Recovering from trauma

If we can help each person to reach their full potential that surely must be what God wants. According to Niall Ferguson’s book Civilisation, the historical difference in levels of poverty between North and South America shows how people given their own land and freedom of opportunity in the North leads to less poverty compared to the holding of land and opportunity by an elite few in the South.
Beyond contradiction and conflict; beyond choices between my dreams of the future or yours; beyond my ego and yours; beyond judgement and sentencing; beyond knowledge and precision; beyond work and service; beyond crisis, sickness and death; in togetherness is the mercy of God. It is our journey’s end, our goal, our meaning and our home.
There is a force or common good in reality which is bringing us together to achieve great things. Psalm 126 says ‘If the Lord does not build the house, in vain do its builders labour’.
The monks at Ampleforth Abbey use the following five statements, with their five linked consolations, to help them to transfer their motivation to the common good:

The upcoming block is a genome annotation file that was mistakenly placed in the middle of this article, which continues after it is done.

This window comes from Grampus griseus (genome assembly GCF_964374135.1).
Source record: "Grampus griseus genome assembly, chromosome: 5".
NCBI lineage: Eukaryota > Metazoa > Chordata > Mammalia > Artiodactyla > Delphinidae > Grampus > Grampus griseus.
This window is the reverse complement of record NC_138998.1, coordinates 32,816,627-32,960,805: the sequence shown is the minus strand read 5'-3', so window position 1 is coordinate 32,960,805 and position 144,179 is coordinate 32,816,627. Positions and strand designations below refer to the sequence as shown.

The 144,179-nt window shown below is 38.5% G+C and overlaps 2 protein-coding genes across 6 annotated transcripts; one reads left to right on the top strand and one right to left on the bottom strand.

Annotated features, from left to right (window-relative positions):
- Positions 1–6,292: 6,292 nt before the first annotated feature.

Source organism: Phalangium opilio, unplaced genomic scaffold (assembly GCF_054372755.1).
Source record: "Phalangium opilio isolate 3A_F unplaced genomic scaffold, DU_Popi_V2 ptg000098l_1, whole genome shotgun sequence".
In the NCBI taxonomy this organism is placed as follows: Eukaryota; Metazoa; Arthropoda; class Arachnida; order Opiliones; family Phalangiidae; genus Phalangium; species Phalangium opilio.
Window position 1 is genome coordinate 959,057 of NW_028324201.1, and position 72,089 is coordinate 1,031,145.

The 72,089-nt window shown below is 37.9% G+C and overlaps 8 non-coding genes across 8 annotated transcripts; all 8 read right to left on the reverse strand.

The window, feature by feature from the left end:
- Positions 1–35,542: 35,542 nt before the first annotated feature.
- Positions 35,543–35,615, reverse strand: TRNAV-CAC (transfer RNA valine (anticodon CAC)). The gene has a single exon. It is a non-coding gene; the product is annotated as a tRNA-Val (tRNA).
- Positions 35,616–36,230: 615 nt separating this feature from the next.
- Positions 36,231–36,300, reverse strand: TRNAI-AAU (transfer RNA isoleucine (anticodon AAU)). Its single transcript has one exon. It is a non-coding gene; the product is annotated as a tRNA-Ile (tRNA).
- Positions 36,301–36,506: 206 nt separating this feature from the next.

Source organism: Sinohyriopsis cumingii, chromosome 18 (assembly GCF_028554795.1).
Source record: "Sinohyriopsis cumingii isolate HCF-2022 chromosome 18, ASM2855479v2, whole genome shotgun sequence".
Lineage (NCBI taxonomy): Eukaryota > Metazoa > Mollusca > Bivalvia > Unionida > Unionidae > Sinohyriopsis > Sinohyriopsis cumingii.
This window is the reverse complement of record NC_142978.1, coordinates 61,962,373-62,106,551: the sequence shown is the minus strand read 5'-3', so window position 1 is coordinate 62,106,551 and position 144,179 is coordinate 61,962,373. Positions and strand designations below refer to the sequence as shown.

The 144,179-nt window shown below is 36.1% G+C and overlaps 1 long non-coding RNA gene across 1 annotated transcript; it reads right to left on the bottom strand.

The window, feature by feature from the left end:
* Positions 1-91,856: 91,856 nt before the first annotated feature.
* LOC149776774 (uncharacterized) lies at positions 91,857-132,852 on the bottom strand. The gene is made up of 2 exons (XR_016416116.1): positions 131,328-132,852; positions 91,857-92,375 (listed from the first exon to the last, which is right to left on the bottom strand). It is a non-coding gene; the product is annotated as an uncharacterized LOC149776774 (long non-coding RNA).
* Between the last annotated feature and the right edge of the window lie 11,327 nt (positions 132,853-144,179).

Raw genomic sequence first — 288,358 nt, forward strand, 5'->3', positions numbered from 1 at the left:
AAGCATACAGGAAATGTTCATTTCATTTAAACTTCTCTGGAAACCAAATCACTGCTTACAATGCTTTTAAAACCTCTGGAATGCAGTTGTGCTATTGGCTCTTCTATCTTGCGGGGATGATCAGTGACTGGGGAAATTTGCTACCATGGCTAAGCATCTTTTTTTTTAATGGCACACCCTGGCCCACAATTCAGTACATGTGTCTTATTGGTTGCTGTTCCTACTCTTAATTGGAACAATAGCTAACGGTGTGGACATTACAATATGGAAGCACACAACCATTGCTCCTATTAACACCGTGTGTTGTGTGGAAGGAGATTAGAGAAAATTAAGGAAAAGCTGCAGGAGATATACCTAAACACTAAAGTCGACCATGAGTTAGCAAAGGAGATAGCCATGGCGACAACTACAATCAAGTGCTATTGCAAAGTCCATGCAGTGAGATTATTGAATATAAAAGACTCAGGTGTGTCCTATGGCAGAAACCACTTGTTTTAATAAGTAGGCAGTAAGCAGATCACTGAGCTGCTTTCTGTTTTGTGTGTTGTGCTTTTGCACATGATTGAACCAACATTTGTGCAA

1. Life is hard but when we work together Jesus tells us that ‘my yoke is easy, my burden light’.
2. I am not important but each person is important to God.
3. My life is not about me but I am crucial in the bigger picture.
4. I am not in control but God is in control.
5. I am going to die but in dying I live.
Once I have transferred my motivation away from my selfish desires and back to God I have undergone repentance like the Prodigal Son who said: ‘Father I have sinned against heaven and against you. I no longer deserve to be called your son’. His Father did not scold him but celebrated because ‘this son of mine was dead and has come back to life; he was lost and is found’ Luke 15:24.
It’s difficult to accept suffering when life is hard. Southwick and Charney’s book on resilience explores 10 features which improve people’s ability to recover from trauma. They are: 1. Realistic optimism; 2. Facing fear; 3. A moral compass; 4. Religion and spirituality; 5. Social support; 6. Resilient role models; 7. Physical fitness; 8. Brain fitness; 9. Cognitive and emotional flexibility and 10. Meaning and purpose in life.

Peter Coates, secretary of Churches Together in King’s Lynn.

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